In 1872, Louis Laurent Gabriel de Mortillet described the characteristic hand-axe tools as belonging to L'Epoque de St Acheul. The industry was renamed as the Acheulean in 1925. Providing calendrical dates and ordered chronological sequences in the study of early stone tool manufacture is accomplished through one or more geological techniques, such as radiometric dating potassium-argon dating, magnetostratigraphy. From the Konso Formation of Ethiopia, Acheulean hand-axes are dated to about 1.5 million years ago using radiometric dating of deposits containing volcanic ashes. Acheulean tools in South Asia have been found to be dated as far as 1.5 million years ago. However, the earliest accepted examples of the Acheulean known come from the West Turkana region of Kenya and were first described by a French-led archaeology team; these particular Acheulean tools were dated through the method of magnetostratigraphy to about 1.76 million years ago, making them the oldest not only in Africa but the world.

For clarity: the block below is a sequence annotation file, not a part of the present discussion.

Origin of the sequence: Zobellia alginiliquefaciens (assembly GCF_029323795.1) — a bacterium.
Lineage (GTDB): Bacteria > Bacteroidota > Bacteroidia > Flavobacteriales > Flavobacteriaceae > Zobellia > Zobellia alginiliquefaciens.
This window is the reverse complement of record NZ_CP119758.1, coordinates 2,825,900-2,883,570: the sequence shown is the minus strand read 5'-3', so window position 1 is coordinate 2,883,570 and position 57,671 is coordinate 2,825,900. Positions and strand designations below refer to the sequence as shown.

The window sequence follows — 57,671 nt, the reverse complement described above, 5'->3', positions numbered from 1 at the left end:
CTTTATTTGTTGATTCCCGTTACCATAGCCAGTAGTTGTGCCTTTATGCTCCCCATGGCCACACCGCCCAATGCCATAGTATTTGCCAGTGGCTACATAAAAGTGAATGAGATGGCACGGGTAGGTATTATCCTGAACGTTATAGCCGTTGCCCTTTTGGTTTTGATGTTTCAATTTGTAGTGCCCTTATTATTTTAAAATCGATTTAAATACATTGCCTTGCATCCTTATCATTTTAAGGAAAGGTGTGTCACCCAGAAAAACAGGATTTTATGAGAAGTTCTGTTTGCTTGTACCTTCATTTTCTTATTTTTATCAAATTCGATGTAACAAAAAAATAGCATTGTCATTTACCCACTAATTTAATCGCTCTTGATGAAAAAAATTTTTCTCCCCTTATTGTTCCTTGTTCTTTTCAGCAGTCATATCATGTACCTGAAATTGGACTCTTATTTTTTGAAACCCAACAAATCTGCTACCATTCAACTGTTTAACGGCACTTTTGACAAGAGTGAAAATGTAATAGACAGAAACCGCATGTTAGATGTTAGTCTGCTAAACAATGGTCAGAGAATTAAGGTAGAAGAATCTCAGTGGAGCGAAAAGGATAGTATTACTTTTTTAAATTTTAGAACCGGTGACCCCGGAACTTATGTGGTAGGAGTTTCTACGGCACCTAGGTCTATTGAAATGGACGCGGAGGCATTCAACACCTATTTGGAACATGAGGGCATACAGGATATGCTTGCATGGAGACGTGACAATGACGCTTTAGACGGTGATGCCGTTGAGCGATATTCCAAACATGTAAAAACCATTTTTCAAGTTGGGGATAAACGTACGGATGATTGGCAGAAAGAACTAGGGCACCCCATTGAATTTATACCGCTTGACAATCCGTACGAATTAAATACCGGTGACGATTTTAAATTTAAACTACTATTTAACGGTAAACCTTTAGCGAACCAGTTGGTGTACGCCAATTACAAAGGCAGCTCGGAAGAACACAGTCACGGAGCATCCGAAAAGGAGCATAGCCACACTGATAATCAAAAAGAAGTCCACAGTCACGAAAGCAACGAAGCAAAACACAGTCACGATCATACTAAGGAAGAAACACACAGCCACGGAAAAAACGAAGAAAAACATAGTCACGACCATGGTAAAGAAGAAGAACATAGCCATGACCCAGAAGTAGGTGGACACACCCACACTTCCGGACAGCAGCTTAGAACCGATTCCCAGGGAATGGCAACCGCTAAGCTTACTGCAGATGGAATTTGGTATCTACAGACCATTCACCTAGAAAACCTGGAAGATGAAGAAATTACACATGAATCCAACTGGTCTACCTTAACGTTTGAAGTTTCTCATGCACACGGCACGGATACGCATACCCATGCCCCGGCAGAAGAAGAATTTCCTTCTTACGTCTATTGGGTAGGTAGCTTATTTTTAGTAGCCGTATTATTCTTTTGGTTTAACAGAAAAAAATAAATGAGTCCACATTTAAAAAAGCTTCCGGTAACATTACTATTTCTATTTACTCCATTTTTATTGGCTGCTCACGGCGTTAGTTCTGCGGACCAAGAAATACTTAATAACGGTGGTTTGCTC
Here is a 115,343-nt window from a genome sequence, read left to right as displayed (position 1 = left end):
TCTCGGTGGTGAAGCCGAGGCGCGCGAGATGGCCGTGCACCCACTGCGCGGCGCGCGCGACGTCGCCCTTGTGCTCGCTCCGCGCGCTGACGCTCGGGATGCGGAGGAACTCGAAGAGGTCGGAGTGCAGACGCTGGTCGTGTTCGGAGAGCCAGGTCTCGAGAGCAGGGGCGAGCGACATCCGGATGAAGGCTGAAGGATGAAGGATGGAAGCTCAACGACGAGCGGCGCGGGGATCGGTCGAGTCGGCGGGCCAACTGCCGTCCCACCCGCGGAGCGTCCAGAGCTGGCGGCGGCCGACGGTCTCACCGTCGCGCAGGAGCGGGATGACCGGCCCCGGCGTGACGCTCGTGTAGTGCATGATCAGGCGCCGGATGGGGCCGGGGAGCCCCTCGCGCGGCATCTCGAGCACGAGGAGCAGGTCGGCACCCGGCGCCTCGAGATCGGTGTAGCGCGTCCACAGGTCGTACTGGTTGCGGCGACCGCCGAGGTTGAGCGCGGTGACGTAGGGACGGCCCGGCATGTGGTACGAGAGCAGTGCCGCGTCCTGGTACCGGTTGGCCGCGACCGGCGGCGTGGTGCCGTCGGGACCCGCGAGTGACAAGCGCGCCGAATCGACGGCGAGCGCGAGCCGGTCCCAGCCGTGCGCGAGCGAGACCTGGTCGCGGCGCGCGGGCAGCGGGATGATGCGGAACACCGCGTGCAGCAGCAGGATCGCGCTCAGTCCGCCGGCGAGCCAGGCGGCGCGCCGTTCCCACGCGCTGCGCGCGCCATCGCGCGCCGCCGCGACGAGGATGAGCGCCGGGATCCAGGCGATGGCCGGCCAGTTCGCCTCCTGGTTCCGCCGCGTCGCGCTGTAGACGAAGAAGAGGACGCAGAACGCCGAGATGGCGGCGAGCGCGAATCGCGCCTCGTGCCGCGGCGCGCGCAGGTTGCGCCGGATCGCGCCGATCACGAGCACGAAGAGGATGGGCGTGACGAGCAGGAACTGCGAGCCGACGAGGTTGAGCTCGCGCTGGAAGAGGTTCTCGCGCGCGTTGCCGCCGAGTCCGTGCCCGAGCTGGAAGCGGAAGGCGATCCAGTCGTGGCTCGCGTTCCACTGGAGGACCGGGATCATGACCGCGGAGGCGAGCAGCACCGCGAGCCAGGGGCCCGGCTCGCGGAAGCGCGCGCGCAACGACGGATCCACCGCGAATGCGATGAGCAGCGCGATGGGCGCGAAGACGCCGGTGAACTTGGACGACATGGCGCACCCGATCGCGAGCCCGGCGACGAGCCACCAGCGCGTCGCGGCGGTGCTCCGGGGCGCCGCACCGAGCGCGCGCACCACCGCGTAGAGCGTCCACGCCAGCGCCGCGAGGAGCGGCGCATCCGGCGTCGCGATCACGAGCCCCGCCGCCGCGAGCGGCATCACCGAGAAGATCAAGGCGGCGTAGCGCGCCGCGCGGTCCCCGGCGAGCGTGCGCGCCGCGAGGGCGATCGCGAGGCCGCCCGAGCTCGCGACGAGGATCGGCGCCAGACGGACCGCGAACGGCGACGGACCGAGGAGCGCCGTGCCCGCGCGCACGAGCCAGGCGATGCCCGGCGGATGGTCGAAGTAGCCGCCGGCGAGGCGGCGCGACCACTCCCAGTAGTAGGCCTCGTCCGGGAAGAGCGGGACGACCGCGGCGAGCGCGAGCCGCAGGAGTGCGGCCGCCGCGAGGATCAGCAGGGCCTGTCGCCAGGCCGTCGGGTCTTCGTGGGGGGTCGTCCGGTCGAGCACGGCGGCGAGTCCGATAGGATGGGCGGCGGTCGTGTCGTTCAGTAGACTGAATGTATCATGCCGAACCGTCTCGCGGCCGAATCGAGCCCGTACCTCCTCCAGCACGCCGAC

The earliest user of Acheulean tools was Homo ergaster, who first appeared about 1.8 million years ago. Not all researchers use this formal name, instead prefer to call these users early Homo erectus. From geological dating of sedimentary deposits, it appears that the Acheulean originated in Africa and spread to Asian, Middle Eastern, European areas sometime between 1.5 million years ago and about 800 thousand years ago. In individual regions, this dating can be refined; however more recent research demonstrated that hand-axes from Spain were made more than 900,000 years ago. Relative dating techniques suggest that Acheulean tools followed on from earlier, cruder tool-making methods, but there is considerable chronological overlap in early prehistoric stone-working industries, with evidence in some regions that Acheulean tool-using groups were contemporary with other, less sophisticated industries such as the Clactonian and later with the more sophisticated Mousterian, as well, it is therefore important not to see the Acheulean as a neatly defined period or one that happened as part of a clear sequence but as one tool-making technique that flourished well in early prehistory.